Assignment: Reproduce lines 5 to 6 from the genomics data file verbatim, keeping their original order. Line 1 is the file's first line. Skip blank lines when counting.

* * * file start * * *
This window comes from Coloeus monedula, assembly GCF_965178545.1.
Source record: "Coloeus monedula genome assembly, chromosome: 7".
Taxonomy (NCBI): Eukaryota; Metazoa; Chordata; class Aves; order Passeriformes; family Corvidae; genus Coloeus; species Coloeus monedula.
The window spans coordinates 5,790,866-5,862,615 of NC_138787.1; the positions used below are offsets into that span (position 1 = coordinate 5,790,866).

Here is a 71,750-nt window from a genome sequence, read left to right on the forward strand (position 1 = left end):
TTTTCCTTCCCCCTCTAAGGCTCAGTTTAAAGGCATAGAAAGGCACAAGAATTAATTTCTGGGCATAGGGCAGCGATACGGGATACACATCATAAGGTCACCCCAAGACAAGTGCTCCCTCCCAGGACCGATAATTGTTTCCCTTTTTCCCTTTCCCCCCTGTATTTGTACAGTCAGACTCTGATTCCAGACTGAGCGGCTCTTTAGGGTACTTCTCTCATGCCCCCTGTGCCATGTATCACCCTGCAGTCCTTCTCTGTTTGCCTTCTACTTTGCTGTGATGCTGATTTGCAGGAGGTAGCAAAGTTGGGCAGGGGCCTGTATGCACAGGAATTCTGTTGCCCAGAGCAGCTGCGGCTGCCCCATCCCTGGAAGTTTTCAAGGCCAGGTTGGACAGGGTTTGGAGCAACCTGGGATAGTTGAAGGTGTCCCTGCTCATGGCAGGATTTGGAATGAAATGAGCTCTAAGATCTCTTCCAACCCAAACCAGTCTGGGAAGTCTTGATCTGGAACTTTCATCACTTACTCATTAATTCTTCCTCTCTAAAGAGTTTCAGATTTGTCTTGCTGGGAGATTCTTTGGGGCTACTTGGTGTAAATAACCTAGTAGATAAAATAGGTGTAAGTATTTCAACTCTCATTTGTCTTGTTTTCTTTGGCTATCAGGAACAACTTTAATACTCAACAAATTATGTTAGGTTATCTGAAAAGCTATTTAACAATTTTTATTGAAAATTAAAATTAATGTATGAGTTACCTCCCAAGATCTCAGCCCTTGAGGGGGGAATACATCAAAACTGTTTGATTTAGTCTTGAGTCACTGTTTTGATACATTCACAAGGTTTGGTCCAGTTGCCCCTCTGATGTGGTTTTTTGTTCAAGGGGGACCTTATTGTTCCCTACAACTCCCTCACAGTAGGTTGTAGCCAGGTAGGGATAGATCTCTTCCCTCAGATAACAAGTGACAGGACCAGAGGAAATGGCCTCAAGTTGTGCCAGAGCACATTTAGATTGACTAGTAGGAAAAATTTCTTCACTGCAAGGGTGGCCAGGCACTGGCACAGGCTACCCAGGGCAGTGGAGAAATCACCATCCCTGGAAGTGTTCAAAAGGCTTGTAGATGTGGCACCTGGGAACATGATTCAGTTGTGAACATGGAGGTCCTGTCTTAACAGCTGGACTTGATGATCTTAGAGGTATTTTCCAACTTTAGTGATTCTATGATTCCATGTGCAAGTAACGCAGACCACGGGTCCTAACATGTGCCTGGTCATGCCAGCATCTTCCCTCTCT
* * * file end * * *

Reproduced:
Here is a 71,750-nt window from a genome sequence, read left to right on the forward strand (position 1 = left end):
TTTTCCTTCCCCCTCTAAGGCTCAGTTTAAAGGCATAGAAAGGCACAAGAATTAATTTCTGGGCATAGGGCAGCGATACGGGATACACATCATAAGGTCACCCCAAGACAAGTGCTCCCTCCCAGGACCGATAATTGTTTCCCTTTTTCCCTTTCCCCCCTGTATTTGTACAGTCAGACTCTGATTCCAGACTGAGCGGCTCTTTAGGGTACTTCTCTCATGCCCCCTGTGCCATGTATCACCCTGCAGTCCTTCTCTGTTTGCCTTCTACTTTGCTGTGATGCTGATTTGCAGGAGGTAGCAAAGTTGGGCAGGGGCCTGTATGCACAGGAATTCTGTTGCCCAGAGCAGCTGCGGCTGCCCCATCCCTGGAAGTTTTCAAGGCCAGGTTGGACAGGGTTTGGAGCAACCTGGGATAGTTGAAGGTGTCCCTGCTCATGGCAGGATTTGGAATGAAATGAGCTCTAAGATCTCTTCCAACCCAAACCAGTCTGGGAAGTCTTGATCTGGAACTTTCATCACTTACTCATTAATTCTTCCTCTCTAAAGAGTTTCAGATTTGTCTTGCTGGGAGATTCTTTGGGGCTACTTGGTGTAAATAACCTAGTAGATAAAATAGGTGTAAGTATTTCAACTCTCATTTGTCTTGTTTTCTTTGGCTATCAGGAACAACTTTAATACTCAACAAATTATGTTAGGTTATCTGAAAAGCTATTTAACAATTTTTATTGAAAATTAAAATTAATGTATGAGTTACCTCCCAAGATCTCAGCCCTTGAGGGGGGAATACATCAAAACTGTTTGATTTAGTCTTGAGTCACTGTTTTGATACATTCACAAGGTTTGGTCCAGTTGCCCCTCTGATGTGGTTTTTTGTTCAAGGGGGACCTTATTGTTCCCTACAACTCCCTCACAGTAGGTTGTAGCCAGGTAGGGATAGATCTCTTCCCTCAGATAACAAGTGACAGGACCAGAGGAAATGGCCTCAAGTTGTGCCAGAGCACATTTAGATTGACTAGTAGGAAAAATTTCTTCACTGCAAGGGTGGCCAGGCACTGGCACAGGCTACCCAGGGCAGTGGAGAAATCACCATCCCTGGAAGTGTTCAAAAGGCTTGTAGATGTGGCACCTGGGAACATGATTCAGTTGTGAACATGGAGGTCCTGTCTTAACAGCTGGACTTGATGATCTTAGAGGTATTTTCCAACTTTAGTGATTCTATGATTCCATGTGCAAGTAACGCAGACCACGGGTCCTAACATGTGCCTGGTCATGCCAGCATCTTCCCTCTCT